Spring Glory at Wave Hill

Click photographs to enlarge

How many photographs of chionodoxa (glory-of-the-snow) does a person need? I need a lot evidently. 

I spent almost two hours early this morning [thank you Marilyn!] trying to capture shots of the fleeting beauties at Wave Hill in the Bronx. They seem to grow with a recklessness there like I've never seen anywhere else. They sprout up all over—on the woodland hillside, in the grass, in the pumpkin patch, in the cracks between the stones. I half expected to find some cheerfully sprouting in my sneakers when I got back home.

Reportedly all these bulbs came from one planting of Chionodoxa sardensis that were planted years ago by Marco Polo Stufano, the garden's first Director of Horticulture. The descendants of that original group most likely have been disseminated around the garden via the scattering of their seed in leaf mulch, by the work of busy squirrels, or both.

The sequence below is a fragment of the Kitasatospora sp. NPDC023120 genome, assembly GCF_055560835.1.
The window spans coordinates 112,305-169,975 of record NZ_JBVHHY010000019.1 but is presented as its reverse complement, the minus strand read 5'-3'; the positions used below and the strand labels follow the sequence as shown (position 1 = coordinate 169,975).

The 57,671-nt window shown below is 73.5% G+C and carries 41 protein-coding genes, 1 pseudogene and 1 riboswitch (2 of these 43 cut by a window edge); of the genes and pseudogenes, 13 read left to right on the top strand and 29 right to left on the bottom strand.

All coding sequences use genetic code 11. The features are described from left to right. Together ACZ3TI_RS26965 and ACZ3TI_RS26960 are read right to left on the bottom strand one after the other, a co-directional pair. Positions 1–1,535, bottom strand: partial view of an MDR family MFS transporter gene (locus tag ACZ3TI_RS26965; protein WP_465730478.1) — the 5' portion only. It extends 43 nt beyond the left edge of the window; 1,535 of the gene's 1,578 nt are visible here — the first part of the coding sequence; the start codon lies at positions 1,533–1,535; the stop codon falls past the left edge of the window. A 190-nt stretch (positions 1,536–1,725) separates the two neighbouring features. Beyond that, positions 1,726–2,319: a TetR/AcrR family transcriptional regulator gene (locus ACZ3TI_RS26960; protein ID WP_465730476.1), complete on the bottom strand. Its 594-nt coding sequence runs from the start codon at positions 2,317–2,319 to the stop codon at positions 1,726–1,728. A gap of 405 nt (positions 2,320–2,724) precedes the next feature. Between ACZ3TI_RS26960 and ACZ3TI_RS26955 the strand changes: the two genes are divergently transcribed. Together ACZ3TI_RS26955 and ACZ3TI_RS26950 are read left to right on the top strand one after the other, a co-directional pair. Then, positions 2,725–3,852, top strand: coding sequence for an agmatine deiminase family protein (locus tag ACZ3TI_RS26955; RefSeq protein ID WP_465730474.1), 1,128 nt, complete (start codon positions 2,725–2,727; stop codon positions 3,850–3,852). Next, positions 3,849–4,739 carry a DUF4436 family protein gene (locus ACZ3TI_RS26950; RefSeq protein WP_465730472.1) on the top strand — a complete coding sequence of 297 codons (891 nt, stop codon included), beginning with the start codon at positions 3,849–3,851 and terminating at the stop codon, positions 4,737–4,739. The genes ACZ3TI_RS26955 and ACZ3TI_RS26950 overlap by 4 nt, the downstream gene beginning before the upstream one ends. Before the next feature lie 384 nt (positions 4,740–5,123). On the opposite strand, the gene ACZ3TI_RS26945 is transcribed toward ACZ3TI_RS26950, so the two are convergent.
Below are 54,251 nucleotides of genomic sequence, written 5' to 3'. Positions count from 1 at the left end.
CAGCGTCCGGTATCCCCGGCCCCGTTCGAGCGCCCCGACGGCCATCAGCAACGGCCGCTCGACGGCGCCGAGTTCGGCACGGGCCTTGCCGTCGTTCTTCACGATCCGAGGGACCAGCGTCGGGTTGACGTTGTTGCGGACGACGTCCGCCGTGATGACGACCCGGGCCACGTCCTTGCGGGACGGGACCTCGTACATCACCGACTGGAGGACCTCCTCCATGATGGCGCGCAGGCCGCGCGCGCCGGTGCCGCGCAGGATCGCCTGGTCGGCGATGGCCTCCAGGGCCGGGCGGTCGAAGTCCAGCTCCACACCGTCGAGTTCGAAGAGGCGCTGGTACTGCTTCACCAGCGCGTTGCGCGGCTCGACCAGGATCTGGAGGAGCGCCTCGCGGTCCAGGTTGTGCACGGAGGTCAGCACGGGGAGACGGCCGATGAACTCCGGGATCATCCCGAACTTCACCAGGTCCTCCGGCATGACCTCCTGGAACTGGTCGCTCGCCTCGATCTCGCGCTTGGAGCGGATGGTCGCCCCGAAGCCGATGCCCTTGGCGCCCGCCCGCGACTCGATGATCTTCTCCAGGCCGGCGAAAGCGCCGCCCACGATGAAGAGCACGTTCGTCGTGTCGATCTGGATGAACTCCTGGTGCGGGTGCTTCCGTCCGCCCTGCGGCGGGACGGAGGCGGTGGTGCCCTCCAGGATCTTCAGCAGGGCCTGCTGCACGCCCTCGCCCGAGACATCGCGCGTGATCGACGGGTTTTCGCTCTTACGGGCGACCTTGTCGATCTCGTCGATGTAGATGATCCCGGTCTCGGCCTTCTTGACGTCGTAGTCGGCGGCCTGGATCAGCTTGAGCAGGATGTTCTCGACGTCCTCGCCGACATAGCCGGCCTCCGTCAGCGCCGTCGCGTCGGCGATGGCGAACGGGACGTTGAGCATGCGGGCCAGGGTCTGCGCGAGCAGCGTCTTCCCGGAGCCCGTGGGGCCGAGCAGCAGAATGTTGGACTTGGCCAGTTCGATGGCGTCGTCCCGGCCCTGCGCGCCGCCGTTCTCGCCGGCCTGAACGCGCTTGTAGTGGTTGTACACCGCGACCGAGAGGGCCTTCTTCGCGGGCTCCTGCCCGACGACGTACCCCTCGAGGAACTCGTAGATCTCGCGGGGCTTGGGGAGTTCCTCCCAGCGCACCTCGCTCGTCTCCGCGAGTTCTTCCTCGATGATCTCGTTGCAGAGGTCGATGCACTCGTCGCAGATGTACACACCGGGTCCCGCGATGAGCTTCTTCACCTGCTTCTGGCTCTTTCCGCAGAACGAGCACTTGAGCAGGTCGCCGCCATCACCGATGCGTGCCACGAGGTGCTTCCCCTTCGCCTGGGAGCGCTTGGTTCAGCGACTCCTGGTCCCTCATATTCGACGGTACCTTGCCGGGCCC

Some might call these natives of the eastern Mediterranean weedy. Oh, but only if weeds gave so much beauty so early in the year, then quietly disappeared, without causing any trouble for the rest of the season. I have some at my house upstate, but though I love them, they don't make nearly such a huge display as here. Maybe it's the prime Hudson-view real estate at Wave Hill that inspires them to put on their best show. 

Don't miss a visit to see the glory-of-the-snow in their full glory for at least this week (if nota bit longer). I waited 20 years to make a visit at the appropriate time to catch them and I'm so glad I didn't wait any longer.

"These are not bulbs to be cherished as individual flowers, but they rate a doxology when planted in quantity." —Elizabeth Lawrence, The Little Bulbs


REllis said...

Gee how many are there??

Andrew said...

What other types of naturalizing ground cover bloom so prolifically? And how do I convince the squirrels in our garden to start doing their bit, instead of only eating the delicate new leaves of spring flowering bulbs?